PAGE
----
Wash Behind your Ears!

We all know that vegetables grow in dirt (well at least most of us know that).  Some grow under the ground, such as carrots, parsnips, onions, potatoes, turnips, celeriac or beets among others.  These are known as root vegetables because they are…the root of the plant that is growing above the ground.

There are also the leafy vegetables such as spinach, kale, cabbage and lettuce which grow above ground and then there are all the other veggies that grow on the plant itself such as eggplant/aubergine, tomatoes, corn, peppers, and zucchini/courgette.

Regardless of where they grow, during the process of growing, there will be physical contaminants that come into contact with the plant that we really don’t want to eat:  dirt, bugs and pesticides being the big three.

Once your fruits and vegetables were ready for harvest, they were handled by several different pairs of hands in the fields and orchards, then in the warehouses, and finally again in your grocery store. Bacteria such as Listeria, Salmonella and E. Coli may all be lurking on your fruits and vegetables, whether they are organically grown or conventionally grown. These bacteria all cause food-borne illness and need to be washed away from your produce.

Many vegetables are somewhat pre-washed before they get packed up and shipped to the grocery store, but if you’re buying from a farmer’s market, the veggies most likely will not have gone through the process of pre-washing.

  • Start by keeping your kitchen countertops, refrigerator, cookware and cutlery clean.
  • Always wash your hands before preparing meals and handling fruits and vegetables.
  • Keep fresh greens, fruits and vegetables away from uncooked meats to avoid cross-contamination.
  • Choose healthy looking, ripe fruits and vegetables when you shop. Avoid bruised, moldy and mushy produce.
  • Wait until just before you eat or prepare your fruits and vegetables to wash them. Fruits and vegetables have natural coatings that keep moisture inside, and washing them will make them spoil sooner.
  • Wash all pre-packaged fruits and vegetables, even if the label claims they are pre-washed.
  • Wash all parts of your fruits and vegetables, even if you don’t plan on eating them. Bacteria can live on the rind of an orange or the skin of a cucumber, for example. Though you may peel them away and toss them in the trash, the bacteria can be transferred from the outside of the fruit or vegetable to the knife you use to cut them, and then onto the parts you will be eating.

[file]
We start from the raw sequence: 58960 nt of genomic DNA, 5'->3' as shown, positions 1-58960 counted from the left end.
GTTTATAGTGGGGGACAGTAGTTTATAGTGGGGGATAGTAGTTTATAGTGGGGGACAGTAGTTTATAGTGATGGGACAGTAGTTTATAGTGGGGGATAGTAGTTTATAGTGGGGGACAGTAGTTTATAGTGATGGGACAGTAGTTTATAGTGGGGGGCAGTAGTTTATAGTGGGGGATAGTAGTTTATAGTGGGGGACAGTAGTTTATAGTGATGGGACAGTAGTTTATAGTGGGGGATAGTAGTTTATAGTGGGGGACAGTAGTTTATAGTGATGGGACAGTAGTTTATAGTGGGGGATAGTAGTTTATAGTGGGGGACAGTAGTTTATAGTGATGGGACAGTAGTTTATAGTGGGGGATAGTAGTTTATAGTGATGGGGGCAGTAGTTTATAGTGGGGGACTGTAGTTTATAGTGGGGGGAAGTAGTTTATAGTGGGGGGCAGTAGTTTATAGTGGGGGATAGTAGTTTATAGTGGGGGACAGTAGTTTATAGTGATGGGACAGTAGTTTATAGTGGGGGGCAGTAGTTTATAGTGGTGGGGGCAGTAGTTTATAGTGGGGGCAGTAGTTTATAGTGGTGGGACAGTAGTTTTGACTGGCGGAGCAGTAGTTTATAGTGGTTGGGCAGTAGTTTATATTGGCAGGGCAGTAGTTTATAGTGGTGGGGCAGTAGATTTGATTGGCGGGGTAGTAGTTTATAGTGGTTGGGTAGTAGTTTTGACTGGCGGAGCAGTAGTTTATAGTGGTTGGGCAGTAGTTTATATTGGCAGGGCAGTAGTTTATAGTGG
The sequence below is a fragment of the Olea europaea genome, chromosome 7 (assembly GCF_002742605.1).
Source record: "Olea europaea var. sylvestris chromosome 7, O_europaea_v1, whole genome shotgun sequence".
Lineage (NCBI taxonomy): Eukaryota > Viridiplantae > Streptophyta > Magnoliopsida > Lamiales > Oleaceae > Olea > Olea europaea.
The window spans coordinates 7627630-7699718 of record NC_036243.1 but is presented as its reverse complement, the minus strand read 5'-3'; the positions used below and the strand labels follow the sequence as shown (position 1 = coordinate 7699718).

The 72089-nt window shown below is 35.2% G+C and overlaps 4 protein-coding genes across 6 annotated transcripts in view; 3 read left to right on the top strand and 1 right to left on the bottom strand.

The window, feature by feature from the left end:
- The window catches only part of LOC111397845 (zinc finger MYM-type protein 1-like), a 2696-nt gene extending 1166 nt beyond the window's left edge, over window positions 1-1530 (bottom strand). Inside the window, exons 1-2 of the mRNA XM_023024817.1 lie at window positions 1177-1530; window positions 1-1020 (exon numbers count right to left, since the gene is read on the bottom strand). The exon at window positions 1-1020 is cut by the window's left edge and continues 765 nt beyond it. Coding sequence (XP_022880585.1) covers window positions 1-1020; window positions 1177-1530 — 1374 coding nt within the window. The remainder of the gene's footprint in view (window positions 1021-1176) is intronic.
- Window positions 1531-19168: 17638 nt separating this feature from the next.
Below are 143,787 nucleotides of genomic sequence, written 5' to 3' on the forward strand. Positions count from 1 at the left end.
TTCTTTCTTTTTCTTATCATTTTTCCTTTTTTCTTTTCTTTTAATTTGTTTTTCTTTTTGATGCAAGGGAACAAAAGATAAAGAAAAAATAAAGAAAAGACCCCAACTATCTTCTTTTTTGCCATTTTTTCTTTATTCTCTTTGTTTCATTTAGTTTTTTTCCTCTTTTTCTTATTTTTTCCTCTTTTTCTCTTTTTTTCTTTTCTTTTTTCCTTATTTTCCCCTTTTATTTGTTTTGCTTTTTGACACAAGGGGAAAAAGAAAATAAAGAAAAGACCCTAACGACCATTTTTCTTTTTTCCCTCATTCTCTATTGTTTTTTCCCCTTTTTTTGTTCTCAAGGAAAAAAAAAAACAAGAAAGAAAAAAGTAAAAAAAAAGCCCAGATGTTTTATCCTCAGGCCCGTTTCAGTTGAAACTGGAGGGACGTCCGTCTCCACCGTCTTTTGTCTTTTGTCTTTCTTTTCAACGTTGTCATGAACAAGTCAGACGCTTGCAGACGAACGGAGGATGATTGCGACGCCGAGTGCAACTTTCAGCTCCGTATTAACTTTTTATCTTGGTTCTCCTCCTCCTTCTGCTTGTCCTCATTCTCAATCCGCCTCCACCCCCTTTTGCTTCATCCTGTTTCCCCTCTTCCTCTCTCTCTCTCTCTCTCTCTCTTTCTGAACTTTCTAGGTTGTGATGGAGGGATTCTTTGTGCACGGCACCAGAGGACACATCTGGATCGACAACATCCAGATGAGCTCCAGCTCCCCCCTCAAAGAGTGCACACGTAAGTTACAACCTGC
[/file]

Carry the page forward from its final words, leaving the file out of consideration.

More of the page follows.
• Gently rub fruits and vegetables under running water. Don’t use any soaps, detergents, bleaches or other toxic cleaning chemicals. These chemicals will leave a residue of their own on your produce.
  • Commercial sprays and washes sold for cleaning vegetables really aren’t any better than cleaning thoroughly with plain water, so don’t waste your money on them.
  • Firmer fruits and vegetables, such as apples and potatoes, can be scrubbed with a vegetable brush while rinsing with clean water to remove dirt and residues.
  • Remove and discard the outer leaves of lettuce and cabbage heads, and thoroughly rinse the rest of the leaves.
  • Rinse berries and other small fruits thoroughly and allow them to drain in a colander.

Many nutrients and minerals in root vegetables are close to the surface, and therefore can be lost through peeling the skin. However, the skin of root vegetables can also act as a sponge, absorbing pesticides and chemicals used in the growing process. If your veggies are grown organically, simply wash with warm water, scrubbing with a brush if necessary, and refrain from peeling. If you’re not sure you’ll like the taste or texture, experiment with leaving the peels on, or try peeling only half of the vegetable. Exceptions include celeriac, whose knobby, thick and dirty skin will need to be peeled. If your veggies are conventionally grown and/or have been given a waxy coating by the produce company (usually turnips and rutabagas), then remove peels.

Wash your greens by placing them in a large bowl, pot, bucket or sink filled with water, and swish them around, allowing the dirt and sand to sink to the bottom. You may have to repeat this process.